Top Tips for Keeping Allergies at Bay

Published: May 16, 2016

By: Dominic Joseph Roca, MD PhD

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Spring is in the air. The magnolia and dogwood blossoms, and all the dogs playing fetch, are surely a sight for sore eyes. Just as you set out for a Saturday afternoon hike, your sneezes and itchy, watery eyes set in. What’s to blame? Is it always pollen? If you guessed yes, think again. It’s important to know the not-so-usual culprits at play and know your own triggers so you can get to work on reducing your symptoms, according to experts.

According to the American College of Allergy, Asthma & Immunology, substances such as mold , dust mite and pet dander could very well be involved in your allergy discomfort. In fact, more than two thirds of people who are prone to springtime allergies actually show symptoms all year long. Interestingly, ten to 15 percent of households will have significant levels of pet dander despite not having a pet! Untreated allergies can lead to a greater risk of infections, asthma exacerbations, irritability and difficulty concentrating.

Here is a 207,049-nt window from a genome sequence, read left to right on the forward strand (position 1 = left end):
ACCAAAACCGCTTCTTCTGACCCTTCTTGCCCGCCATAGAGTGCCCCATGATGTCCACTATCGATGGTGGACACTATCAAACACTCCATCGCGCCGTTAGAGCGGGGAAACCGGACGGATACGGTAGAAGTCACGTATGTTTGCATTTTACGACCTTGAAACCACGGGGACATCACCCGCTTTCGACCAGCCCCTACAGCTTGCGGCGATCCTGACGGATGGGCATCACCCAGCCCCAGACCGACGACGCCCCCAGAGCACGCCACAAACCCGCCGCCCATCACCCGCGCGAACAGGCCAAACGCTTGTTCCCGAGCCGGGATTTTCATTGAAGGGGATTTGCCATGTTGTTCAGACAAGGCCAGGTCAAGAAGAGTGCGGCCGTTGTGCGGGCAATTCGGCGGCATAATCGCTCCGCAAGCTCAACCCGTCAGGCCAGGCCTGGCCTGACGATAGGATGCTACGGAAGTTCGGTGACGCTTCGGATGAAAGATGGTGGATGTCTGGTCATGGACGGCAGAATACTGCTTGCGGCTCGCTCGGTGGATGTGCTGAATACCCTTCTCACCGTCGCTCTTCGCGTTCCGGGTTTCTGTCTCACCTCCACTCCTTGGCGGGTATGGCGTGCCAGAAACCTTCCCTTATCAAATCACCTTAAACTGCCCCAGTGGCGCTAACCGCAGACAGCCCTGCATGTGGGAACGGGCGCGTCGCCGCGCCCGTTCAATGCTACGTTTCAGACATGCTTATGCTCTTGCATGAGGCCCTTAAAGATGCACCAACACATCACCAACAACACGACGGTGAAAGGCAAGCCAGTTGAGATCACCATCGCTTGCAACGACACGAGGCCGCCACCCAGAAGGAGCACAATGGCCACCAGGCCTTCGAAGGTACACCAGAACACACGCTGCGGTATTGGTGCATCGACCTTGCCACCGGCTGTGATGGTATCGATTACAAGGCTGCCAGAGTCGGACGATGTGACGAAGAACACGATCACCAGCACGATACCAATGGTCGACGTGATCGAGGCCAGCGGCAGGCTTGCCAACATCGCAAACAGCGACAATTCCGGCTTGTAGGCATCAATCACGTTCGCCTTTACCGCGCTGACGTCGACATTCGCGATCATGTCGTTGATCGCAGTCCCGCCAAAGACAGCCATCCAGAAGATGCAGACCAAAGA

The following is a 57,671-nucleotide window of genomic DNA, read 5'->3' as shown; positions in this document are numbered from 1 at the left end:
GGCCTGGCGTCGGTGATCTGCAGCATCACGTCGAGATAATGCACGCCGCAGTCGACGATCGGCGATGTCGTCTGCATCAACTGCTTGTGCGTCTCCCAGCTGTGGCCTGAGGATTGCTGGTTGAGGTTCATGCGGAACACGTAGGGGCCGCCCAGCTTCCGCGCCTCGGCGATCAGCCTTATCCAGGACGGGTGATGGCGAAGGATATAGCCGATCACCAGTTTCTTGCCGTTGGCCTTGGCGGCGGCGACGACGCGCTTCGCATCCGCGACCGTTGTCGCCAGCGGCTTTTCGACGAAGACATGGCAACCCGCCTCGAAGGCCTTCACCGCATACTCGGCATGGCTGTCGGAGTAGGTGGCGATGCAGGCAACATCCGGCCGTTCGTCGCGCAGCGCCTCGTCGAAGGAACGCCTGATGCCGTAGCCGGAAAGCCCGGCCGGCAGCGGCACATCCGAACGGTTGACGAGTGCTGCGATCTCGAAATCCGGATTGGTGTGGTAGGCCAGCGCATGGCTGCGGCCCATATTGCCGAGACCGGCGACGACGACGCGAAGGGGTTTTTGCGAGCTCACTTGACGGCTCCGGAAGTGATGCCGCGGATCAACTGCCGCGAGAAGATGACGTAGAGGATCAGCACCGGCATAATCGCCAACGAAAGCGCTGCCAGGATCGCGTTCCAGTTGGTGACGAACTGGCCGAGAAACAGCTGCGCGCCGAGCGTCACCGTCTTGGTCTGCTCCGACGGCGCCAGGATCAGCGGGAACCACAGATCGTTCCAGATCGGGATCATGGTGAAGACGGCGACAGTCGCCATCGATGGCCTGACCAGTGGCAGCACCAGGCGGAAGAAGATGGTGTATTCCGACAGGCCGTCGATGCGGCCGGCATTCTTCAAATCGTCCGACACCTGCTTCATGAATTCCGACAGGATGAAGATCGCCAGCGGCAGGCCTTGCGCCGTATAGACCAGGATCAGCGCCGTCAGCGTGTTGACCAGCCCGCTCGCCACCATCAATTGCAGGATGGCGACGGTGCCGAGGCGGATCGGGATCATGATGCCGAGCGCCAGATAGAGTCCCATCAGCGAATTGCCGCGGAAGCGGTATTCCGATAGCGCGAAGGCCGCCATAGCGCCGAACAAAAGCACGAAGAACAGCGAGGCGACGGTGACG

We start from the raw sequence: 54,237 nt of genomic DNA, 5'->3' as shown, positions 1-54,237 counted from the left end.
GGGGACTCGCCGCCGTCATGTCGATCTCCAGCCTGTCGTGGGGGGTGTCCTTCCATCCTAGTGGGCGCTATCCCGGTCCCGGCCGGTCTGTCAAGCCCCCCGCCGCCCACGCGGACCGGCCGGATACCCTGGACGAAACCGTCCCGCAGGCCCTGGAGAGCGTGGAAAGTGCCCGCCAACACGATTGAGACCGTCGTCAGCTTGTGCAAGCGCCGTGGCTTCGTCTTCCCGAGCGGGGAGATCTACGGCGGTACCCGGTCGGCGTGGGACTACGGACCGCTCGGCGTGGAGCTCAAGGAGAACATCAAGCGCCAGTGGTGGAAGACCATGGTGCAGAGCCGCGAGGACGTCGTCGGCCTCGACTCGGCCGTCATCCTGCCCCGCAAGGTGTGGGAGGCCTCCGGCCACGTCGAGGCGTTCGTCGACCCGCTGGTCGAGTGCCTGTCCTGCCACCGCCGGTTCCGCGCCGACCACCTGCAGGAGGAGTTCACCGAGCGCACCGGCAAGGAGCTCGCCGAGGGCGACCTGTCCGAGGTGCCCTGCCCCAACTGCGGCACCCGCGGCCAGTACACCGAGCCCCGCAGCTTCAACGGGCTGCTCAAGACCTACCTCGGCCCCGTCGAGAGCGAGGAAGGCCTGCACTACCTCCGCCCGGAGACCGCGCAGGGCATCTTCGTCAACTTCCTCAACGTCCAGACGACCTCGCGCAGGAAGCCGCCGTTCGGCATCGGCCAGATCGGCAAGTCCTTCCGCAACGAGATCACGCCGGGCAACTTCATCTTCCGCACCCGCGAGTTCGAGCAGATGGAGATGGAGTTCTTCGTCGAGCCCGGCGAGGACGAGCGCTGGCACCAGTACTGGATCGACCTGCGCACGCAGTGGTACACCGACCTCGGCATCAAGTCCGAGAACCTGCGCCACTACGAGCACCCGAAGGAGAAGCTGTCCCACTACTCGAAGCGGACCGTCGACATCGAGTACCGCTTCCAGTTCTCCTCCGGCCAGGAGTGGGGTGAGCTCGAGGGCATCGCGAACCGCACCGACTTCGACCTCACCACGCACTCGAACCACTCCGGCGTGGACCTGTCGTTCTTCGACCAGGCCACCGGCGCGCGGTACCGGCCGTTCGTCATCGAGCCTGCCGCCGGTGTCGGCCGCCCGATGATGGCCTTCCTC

So how can you keep all your sniffles and sneezes under control? Here are some tips to follow:

  • Keep watch. Access current pollen and mold counts in your local weather report.
  • Shut ‘em. Typically, pollen counts are highest at midday and in the afternoon. So keep your windows and doors closed at home and in your car.
  • Mask it. If you’re mowing the lawn or gardening, put on a N95 filter mask approved by the U.S. National Institute for Occupational Safety and Health.
  • Freshen up. After being outside for a while, shower, wash your hair, and put on a change of clothes.
  • Decongestants. This class of medications can cause rapid heart rate, insomnia and hypertension.
  • Allergy medications. Second -generation antihistamines (such as Zyrtec, Allegra and Claritin) and nasal steroids are fairly safe and effective and can be tried as directed.
  • See a health care provider. If symptoms persist or are particularly severe seek help from your primary care physician or an allergist

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